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Holey Union: The Constitutional Paradox of Secession

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Abstract

There are secessionist movements in all parts of the world, encompassing both democratic and non-democratic countries. It is typically thought that this important phenomenon is regulated by international law alone. But, this article argues that when looking anew at constitutional law through the lens of secession, democracies’ weak spots are revealed. While political actors and scholars traditionally believe that bans on political parties ('militant democracy') and constitutional eternity clauses (`unconstitutional constitutional amendment`) are used and justified to protect democratic values alone, they are in fact also used to fight against secession. Democracies have been able to conceal their fight against secessionists, by creating a large gap between “the law on the books” and “the law as practiced.” This raises paradoxes so extreme, the democracies begin to appear to be using the tools of authoritarian regimes. In addition to exposing the facts on the grounds, the article also makes two normative claims: First, it argues that secession reveals the ways in which both doctrines—the ban and eternity clauses—are inextricably intertwined. This assertion is general and goes beyond the secession context. Second, the article argues that secession is helpful in revealing the intricate relationship between constitution-making and constitution-amending powers. Even those who hold that the power to amend the Constitution should be treated as equal to the constitution-making power may find that an exception is needed in the secession context. Secession may be regarded as an annihilation of the Constitution because it redefines the sovereign bodies. As such, secession necessitates extra-constitutional mechanisms. Contrary to the prevailing understanding that it is sufficient to garner the support of the seceding population, secession may require the independent deliberate consent of two new peoples—the seceding as well as the remaining population. Studying the delicate dance of constitutional democracies and secessionist movements not only enables a better understanding of constitutional law but may also shed new scholarly light on assumptions that Constitutions are generally silent about secession and may even implicitly allow it.

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... Holey Union: The Constitutional Paradox of Secession, by Rivka Weil [83] "Studying the delicate dance of constitutional democracies and secessionist movements not only enables a better understanding of constitutional law but may also shed new scholarly light on assumptions that Constitutions are generally silent about secession and may even implicitly allow it." ...
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A collection of essays, articles and papers, in the tradition of the Federalist and Anti-Federalist Papers, that discuss secession from a legal, constitutional and historical perspective. Since the original release of the first edition of The Annotated Secessionist Papers, the world has not ceased to view secession and devolution as a legitimate recourse for people across the globe that seek more responsive democratic representation. In Europe, there are currently twenty-one active and real secession or devolution movements.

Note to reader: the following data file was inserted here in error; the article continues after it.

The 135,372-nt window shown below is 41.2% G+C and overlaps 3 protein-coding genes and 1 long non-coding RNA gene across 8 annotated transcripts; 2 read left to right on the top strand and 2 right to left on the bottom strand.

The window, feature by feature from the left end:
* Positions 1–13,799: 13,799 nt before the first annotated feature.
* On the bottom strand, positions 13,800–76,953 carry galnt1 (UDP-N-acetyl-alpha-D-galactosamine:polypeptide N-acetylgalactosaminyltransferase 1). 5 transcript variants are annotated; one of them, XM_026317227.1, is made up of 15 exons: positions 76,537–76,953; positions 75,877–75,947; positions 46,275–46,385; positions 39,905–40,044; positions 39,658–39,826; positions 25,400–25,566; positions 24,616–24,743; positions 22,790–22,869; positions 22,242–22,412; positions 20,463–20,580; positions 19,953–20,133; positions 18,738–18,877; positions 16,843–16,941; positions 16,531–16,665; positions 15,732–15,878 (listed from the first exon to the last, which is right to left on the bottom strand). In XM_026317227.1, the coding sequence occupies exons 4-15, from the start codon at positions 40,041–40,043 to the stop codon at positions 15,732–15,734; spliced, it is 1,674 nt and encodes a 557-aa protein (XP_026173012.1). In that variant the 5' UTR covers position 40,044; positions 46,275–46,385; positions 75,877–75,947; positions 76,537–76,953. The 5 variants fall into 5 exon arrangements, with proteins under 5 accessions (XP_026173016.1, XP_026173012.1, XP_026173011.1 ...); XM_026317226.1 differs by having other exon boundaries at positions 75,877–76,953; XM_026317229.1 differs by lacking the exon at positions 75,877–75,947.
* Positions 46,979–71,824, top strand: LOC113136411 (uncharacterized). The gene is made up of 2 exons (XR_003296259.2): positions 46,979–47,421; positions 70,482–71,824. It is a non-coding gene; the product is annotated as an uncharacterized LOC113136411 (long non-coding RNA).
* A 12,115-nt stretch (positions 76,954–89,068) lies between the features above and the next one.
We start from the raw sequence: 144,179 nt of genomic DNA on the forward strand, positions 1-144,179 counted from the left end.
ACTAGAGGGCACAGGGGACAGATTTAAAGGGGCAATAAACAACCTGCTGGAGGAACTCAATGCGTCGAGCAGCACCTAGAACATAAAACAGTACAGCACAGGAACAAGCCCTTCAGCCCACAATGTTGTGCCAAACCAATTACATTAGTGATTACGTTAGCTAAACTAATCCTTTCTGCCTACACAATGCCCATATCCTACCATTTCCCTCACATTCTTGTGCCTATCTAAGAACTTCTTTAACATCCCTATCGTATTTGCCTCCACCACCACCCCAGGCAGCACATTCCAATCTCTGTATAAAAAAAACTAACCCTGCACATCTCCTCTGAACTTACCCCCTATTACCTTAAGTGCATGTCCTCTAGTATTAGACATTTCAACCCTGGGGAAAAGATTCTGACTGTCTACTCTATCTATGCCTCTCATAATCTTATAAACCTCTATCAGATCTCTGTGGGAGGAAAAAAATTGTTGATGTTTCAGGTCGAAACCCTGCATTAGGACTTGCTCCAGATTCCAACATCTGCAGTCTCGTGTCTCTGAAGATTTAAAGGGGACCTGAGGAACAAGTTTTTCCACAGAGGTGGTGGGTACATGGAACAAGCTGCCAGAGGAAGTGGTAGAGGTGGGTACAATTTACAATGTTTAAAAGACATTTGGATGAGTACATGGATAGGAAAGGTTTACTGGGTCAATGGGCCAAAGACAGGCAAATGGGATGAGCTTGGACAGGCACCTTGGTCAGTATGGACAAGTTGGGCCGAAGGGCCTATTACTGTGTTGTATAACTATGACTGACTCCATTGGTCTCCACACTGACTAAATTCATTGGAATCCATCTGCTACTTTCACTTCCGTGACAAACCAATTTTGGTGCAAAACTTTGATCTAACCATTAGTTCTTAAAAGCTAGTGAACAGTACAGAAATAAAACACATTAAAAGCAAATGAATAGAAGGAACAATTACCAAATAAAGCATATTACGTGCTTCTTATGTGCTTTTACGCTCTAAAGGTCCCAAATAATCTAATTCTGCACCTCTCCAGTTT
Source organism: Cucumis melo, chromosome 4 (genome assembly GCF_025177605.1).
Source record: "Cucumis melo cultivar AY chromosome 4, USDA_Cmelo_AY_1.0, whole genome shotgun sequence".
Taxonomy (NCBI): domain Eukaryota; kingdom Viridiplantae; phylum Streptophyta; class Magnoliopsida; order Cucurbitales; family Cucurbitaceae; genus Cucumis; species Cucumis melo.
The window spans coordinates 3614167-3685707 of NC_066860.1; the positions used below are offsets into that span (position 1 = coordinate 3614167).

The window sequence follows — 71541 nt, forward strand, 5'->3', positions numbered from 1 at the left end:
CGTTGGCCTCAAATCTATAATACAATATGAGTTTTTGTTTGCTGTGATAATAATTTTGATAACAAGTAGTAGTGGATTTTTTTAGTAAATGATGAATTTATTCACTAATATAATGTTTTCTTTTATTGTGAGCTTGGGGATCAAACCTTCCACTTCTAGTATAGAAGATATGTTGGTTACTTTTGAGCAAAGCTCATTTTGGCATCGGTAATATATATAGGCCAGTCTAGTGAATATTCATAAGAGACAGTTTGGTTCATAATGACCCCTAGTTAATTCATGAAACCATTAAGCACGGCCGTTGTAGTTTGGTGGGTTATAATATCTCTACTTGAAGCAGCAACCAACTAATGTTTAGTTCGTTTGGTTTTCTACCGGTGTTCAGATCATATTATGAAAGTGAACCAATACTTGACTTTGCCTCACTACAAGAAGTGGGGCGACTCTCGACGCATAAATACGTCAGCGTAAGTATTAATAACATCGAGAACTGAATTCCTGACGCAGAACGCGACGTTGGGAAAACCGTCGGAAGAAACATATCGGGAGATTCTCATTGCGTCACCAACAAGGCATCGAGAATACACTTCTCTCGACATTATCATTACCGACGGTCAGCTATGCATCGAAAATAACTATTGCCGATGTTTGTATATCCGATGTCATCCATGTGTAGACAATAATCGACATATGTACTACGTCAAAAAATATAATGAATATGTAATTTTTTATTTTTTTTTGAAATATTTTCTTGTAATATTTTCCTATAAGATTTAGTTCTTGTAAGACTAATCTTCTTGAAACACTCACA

... Holey Union: The Constitutional Paradox of Secession, by Rivka Weil [83] "Studying the delicate dance of constitutional democracies and secessionist movements not only enables a better understanding of constitutional law but may also shed new scholarly light on assumptions that Constitutions are generally silent about secession and may even implicitly allow it." ...
Book
Why is it important to talk about secession? Few people that believe secession is a legitimate political theory, right and recourse also believe that in a practical sense it is achievable, reasonable or even preferable. Devolution is a complicated matter and requires a more or less united political will among a people within a region or area – within the confines of modern America it seems unlikely any such will of a sufficient majority will soon emerge, anywhere. The question thus remains, why even discuss the subject? It is important to honestly discuss the matter because it goes to the very heart of how the Union of States was formed, what the Constitution was to mean and what relation the central government was to have to the people. Many of our contemporary political problems stem directly from a failure to understand foundational principles. Perhaps in engendering more honest discussions about foundational principles we might actually see contemporary problems more correctly
Book
Full-text available
A collection of essays, articles and papers, in the tradition of the Federalist and Anti-Federalist Papers, that discuss secession from a legal, constitutional and historical perspective. https://www.amazon.com/dp/1983255041
Article
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In this inaugural issue of The Calhoun Review we examine the topic of secession, particularly as it applies to contemporary political discussions in the US and internationally. In the standard narrative of US history, particularly as told over the last 30-40 years, Calhoun was the godfather of secession which lead to a war and was proven a flawed and illegitimate concept.
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